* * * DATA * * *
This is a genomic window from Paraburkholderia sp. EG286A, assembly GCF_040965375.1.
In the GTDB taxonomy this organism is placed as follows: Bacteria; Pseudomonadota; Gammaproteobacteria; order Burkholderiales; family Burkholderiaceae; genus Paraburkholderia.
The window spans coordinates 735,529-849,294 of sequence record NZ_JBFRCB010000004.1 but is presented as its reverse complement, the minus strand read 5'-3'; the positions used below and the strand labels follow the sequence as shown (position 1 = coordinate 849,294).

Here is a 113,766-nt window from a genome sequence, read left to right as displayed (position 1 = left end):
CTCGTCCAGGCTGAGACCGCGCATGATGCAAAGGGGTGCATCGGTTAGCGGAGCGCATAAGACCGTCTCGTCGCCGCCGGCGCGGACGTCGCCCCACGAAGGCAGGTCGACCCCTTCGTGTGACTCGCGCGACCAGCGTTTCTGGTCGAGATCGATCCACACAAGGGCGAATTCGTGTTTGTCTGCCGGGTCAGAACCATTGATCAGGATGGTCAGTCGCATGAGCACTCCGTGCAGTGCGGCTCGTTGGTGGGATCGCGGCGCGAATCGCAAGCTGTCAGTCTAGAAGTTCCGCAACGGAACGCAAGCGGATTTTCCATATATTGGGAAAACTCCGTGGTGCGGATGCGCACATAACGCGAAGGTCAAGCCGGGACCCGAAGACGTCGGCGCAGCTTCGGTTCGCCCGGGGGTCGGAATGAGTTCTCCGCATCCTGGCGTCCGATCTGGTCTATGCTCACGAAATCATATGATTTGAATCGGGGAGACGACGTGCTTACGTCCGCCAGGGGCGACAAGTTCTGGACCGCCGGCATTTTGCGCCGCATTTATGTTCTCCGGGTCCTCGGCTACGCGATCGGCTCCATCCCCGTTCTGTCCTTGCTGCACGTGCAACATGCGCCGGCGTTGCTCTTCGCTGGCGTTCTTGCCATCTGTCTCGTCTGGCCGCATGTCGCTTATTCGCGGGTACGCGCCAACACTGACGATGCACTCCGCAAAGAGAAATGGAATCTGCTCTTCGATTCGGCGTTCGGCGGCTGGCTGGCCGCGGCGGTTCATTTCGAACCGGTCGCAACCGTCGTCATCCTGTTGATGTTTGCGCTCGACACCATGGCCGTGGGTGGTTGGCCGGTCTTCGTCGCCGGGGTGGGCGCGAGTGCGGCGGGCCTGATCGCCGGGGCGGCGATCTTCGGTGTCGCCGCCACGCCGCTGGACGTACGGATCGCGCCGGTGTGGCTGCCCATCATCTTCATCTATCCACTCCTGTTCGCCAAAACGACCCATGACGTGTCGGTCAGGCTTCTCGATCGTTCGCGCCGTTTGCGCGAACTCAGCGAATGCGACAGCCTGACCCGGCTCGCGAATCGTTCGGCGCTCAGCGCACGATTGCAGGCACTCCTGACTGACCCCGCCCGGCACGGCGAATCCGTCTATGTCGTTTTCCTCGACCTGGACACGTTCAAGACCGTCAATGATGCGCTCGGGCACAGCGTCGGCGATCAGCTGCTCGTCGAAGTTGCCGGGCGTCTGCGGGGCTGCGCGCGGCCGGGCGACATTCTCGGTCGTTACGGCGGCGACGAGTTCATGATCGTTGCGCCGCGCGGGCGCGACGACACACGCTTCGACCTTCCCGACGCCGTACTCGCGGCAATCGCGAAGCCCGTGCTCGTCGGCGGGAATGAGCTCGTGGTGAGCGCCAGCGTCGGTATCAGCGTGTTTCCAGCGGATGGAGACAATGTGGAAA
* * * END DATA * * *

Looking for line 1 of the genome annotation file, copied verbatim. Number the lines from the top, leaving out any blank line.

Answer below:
This is a genomic window from Paraburkholderia sp. EG286A, assembly GCF_040965375.1.